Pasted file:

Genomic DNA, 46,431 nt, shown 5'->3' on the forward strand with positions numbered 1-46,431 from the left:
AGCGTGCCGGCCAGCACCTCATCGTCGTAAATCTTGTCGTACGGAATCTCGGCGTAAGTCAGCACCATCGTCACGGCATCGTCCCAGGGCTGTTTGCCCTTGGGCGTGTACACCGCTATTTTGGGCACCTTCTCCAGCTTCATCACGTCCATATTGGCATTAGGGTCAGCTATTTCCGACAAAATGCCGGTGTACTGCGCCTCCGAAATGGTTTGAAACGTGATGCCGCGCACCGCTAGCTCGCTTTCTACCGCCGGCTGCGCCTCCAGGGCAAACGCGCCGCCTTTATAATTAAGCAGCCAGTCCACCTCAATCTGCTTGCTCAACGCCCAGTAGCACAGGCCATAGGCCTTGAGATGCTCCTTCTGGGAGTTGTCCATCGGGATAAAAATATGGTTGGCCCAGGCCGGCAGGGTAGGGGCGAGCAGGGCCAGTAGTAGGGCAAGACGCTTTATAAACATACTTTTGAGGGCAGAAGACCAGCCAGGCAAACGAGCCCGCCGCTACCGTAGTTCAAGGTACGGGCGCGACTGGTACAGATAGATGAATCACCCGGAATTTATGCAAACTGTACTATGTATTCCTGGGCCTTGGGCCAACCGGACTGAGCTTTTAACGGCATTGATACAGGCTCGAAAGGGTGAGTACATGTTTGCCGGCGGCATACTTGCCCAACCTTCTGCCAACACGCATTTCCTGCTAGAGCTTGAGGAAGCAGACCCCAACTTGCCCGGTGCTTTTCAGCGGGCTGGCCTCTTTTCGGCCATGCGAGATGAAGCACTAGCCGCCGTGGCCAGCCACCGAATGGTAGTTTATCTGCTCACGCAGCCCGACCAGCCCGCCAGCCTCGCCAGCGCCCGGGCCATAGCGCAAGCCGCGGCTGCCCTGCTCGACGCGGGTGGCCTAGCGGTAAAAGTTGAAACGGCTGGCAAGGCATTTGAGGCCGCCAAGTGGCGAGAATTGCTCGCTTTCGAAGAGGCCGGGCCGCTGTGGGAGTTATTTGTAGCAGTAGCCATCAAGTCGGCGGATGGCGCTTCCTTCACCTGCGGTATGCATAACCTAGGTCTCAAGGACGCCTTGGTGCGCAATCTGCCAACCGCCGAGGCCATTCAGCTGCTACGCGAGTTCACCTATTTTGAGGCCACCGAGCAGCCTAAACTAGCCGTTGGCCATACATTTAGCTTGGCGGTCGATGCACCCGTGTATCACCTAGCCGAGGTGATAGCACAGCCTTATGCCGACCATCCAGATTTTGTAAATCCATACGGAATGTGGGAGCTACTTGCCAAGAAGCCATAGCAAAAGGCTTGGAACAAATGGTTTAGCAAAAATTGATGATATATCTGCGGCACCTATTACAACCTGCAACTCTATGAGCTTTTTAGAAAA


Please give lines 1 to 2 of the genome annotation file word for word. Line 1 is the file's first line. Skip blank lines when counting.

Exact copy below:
Genomic DNA, 46,431 nt, shown 5'->3' on the forward strand with positions numbered 1-46,431 from the left:
AGCGTGCCGGCCAGCACCTCATCGTCGTAAATCTTGTCGTACGGAATCTCGGCGTAAGTCAGCACCATCGTCACGGCATCGTCCCAGGGCTGTTTGCCCTTGGGCGTGTACACCGCTATTTTGGGCACCTTCTCCAGCTTCATCACGTCCATATTGGCATTAGGGTCAGCTATTTCCGACAAAATGCCGGTGTACTGCGCCTCCGAAATGGTTTGAAACGTGATGCCGCGCACCGCTAGCTCGCTTTCTACCGCCGGCTGCGCCTCCAGGGCAAACGCGCCGCCTTTATAATTAAGCAGCCAGTCCACCTCAATCTGCTTGCTCAACGCCCAGTAGCACAGGCCATAGGCCTTGAGATGCTCCTTCTGGGAGTTGTCCATCGGGATAAAAATATGGTTGGCCCAGGCCGGCAGGGTAGGGGCGAGCAGGGCCAGTAGTAGGGCAAGACGCTTTATAAACATACTTTTGAGGGCAGAAGACCAGCCAGGCAAACGAGCCCGCCGCTACCGTAGTTCAAGGTACGGGCGCGACTGGTACAGATAGATGAATCACCCGGAATTTATGCAAACTGTACTATGTATTCCTGGGCCTTGGGCCAACCGGACTGAGCTTTTAACGGCATTGATACAGGCTCGAAAGGGTGAGTACATGTTTGCCGGCGGCATACTTGCCCAACCTTCTGCCAACACGCATTTCCTGCTAGAGCTTGAGGAAGCAGACCCCAACTTGCCCGGTGCTTTTCAGCGGGCTGGCCTCTTTTCGGCCATGCGAGATGAAGCACTAGCCGCCGTGGCCAGCCACCGAATGGTAGTTTATCTGCTCACGCAGCCCGACCAGCCCGCCAGCCTCGCCAGCGCCCGGGCCATAGCGCAAGCCGCGGCTGCCCTGCTCGACGCGGGTGGCCTAGCGGTAAAAGTTGAAACGGCTGGCAAGGCATTTGAGGCCGCCAAGTGGCGAGAATTGCTCGCTTTCGAAGAGGCCGGGCCGCTGTGGGAGTTATTTGTAGCAGTAGCCATCAAGTCGGCGGATGGCGCTTCCTTCACCTGCGGTATGCATAACCTAGGTCTCAAGGACGCCTTGGTGCGCAATCTGCCAACCGCCGAGGCCATTCAGCTGCTACGCGAGTTCACCTATTTTGAGGCCACCGAGCAGCCTAAACTAGCCGTTGGCCATACATTTAGCTTGGCGGTCGATGCACCCGTGTATCACCTAGCCGAGGTGATAGCACAGCCTTATGCCGACCATCCAGATTTTGTAAATCCATACGGAATGTGGGAGCTACTTGCCAAGAAGCCATAGCAAAAGGCTTGGAACAAATGGTTTAGCAAAAATTGATGATATATCTGCGGCACCTATTACAACCTGCAACTCTATGAGCTTTTTAGAAAA